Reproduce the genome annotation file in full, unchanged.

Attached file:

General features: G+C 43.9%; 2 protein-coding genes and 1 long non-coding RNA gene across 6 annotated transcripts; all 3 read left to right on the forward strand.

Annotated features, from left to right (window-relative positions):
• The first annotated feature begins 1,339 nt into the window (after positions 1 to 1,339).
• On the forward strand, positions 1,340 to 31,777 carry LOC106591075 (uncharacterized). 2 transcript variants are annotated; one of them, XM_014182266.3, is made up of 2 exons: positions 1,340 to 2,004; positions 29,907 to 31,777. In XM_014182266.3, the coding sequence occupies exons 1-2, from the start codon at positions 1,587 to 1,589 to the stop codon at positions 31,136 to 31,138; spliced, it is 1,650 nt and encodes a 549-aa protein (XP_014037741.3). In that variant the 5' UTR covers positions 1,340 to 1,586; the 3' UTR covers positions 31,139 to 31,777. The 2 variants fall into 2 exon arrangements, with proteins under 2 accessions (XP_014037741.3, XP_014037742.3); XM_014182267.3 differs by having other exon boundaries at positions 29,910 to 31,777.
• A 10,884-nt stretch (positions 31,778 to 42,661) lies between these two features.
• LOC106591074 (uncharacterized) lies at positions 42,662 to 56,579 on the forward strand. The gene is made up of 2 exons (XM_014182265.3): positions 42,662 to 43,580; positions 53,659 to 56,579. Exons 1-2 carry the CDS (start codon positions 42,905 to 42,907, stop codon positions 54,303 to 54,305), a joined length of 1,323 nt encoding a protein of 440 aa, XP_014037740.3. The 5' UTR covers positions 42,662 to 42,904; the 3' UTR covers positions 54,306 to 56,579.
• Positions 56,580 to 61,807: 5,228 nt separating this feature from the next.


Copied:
General features: G+C 43.9%; 2 protein-coding genes and 1 long non-coding RNA gene across 6 annotated transcripts; all 3 read left to right on the forward strand.

Annotated features, from left to right (window-relative positions):
• The first annotated feature begins 1,339 nt into the window (after positions 1 to 1,339).
• On the forward strand, positions 1,340 to 31,777 carry LOC106591075 (uncharacterized). 2 transcript variants are annotated; one of them, XM_014182266.3, is made up of 2 exons: positions 1,340 to 2,004; positions 29,907 to 31,777. In XM_014182266.3, the coding sequence occupies exons 1-2, from the start codon at positions 1,587 to 1,589 to the stop codon at positions 31,136 to 31,138; spliced, it is 1,650 nt and encodes a 549-aa protein (XP_014037741.3). In that variant the 5' UTR covers positions 1,340 to 1,586; the 3' UTR covers positions 31,139 to 31,777. The 2 variants fall into 2 exon arrangements, with proteins under 2 accessions (XP_014037741.3, XP_014037742.3); XM_014182267.3 differs by having other exon boundaries at positions 29,910 to 31,777.
• A 10,884-nt stretch (positions 31,778 to 42,661) lies between these two features.
• LOC106591074 (uncharacterized) lies at positions 42,662 to 56,579 on the forward strand. The gene is made up of 2 exons (XM_014182265.3): positions 42,662 to 43,580; positions 53,659 to 56,579. Exons 1-2 carry the CDS (start codon positions 42,905 to 42,907, stop codon positions 54,303 to 54,305), a joined length of 1,323 nt encoding a protein of 440 aa, XP_014037740.3. The 5' UTR covers positions 42,662 to 42,904; the 3' UTR covers positions 54,306 to 56,579.
• Positions 56,580 to 61,807: 5,228 nt separating this feature from the next.